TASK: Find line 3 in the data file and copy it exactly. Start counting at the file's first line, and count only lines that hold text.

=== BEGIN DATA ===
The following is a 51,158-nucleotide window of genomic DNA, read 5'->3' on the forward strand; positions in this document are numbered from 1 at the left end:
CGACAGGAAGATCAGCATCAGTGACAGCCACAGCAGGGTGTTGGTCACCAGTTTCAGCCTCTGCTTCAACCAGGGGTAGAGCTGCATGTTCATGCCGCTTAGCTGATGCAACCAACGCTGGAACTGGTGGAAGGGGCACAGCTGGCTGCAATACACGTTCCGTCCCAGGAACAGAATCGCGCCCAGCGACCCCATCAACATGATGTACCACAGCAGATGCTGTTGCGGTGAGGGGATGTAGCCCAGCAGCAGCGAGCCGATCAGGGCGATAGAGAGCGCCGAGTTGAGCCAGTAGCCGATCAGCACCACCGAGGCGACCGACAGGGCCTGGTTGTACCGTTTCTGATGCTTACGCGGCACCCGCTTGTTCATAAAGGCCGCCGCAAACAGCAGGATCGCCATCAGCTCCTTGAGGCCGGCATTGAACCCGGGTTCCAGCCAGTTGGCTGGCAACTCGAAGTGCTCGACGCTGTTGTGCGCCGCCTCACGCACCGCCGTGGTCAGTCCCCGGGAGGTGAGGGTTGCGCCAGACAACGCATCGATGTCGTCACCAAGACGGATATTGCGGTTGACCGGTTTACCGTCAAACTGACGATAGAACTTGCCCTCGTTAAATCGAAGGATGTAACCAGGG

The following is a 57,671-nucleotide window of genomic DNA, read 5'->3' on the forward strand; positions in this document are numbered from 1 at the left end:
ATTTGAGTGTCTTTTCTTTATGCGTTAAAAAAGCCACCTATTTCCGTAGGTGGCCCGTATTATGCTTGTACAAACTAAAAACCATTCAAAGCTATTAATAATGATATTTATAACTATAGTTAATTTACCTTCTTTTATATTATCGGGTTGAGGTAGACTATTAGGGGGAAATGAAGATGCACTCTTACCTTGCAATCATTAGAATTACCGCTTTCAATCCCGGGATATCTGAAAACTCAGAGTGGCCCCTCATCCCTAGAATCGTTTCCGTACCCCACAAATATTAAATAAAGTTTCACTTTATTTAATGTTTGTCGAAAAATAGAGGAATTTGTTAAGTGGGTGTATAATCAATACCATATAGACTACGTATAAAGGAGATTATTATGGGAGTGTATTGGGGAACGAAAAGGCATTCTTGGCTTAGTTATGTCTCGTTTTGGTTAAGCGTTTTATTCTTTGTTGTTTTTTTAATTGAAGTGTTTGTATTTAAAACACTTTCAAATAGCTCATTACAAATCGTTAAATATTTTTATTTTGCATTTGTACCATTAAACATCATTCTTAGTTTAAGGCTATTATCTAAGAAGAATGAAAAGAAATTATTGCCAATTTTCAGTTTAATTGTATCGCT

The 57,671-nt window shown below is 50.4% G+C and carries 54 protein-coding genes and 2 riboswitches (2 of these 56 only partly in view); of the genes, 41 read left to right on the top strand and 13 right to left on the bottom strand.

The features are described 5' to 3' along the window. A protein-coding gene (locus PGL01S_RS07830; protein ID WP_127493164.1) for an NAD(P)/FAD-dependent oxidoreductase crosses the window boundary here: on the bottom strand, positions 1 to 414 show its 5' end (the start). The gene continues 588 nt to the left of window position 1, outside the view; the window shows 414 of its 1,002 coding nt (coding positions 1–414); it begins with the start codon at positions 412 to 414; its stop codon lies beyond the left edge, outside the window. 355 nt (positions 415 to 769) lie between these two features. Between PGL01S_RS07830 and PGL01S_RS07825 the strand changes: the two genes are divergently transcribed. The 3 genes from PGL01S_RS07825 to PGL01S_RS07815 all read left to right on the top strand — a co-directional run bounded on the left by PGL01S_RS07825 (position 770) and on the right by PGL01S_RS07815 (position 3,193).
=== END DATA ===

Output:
The following is a 57,671-nucleotide window of genomic DNA, read 5'->3' on the forward strand; positions in this document are numbered from 1 at the left end: